Since these guys wrapped up their major cross-country tours in support of the still excellent Laurestine around a year ago, things have been fairly quiet from the So Hideous camp. This was their first show in many months, and to make something extra special out of it, they dipped well back into their older and early material. They also featured violinist Earl Maneein of the incredible metal and experimental-inclined string quartet Seven Suns, who has become a more regular fixture of their live sets of late. Given the extent to which strings play a crucial role in building up the emotion and drama of So Hideous’ music, these new arrangements featuring Maneein absolutely add an entire new layer to the band’s live sound underneath the crushing screams and walls of sound from the rest of the group.
The only frustrating thing about seeing these guys play from my end is that pretty much every time they insist on playing largely in the dark, with only a few points of light pointing up and some fog to diffuse it, which presents a challenge for someone like myself who doesn’t actually own a flash because he’s a videographer first and photographer second. This forced me to resort to using the only fast prime lens I have, a Lensbaby Velvet, which produces very diffuse, impressionistic images at its most open. The results were interesting, if a bit more abstract than usual. Regardless, it was a great set, and I hear new music is on the horizon.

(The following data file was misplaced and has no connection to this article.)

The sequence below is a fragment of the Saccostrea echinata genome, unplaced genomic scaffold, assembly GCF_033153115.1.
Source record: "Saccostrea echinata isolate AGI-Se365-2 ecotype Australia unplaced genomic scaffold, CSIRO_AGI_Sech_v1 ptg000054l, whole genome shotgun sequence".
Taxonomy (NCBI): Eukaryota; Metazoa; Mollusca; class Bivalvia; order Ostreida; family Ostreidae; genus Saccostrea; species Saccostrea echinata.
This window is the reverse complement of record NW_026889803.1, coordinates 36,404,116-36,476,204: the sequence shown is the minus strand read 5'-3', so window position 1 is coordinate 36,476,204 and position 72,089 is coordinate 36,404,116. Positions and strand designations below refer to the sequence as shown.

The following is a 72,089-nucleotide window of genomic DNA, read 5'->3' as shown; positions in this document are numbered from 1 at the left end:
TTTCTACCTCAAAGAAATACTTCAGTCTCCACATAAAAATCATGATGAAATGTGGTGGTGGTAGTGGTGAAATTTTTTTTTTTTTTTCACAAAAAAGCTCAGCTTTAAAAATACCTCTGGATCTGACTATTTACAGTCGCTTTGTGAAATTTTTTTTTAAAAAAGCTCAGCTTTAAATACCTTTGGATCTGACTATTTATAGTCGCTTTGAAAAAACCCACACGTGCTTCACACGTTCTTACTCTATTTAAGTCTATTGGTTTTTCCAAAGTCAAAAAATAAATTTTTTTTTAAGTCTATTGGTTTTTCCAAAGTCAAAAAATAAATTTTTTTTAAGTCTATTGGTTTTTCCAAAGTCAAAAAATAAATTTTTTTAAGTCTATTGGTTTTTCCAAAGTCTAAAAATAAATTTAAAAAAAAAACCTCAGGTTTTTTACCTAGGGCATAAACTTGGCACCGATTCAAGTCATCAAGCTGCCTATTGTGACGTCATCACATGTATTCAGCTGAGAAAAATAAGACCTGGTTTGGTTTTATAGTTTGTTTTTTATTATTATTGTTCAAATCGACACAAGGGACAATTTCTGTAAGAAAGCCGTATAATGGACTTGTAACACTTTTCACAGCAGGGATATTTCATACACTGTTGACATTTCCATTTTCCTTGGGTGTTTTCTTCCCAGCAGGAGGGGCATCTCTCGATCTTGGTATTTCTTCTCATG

This Patch of Sky
Of the bands featured this night, This Patch of Sky perhaps was in the best position to take advantage of the intimate setting of the room we were in. Their music is the most clearly delineated from the tradition of cinematic post-rock, using space and the passage of time to slowly build up small ideas and little melodies into grandiose and emotionally-drenched climaxes. And their prominent use of cello offers a more immediate and delicate sound that benefits from “these small spaces,” if you will. The band certainly lived up to the emotional depth of their recorded material, and the audience was largely rapt and spellbound by the more meditative quality of the band’s music.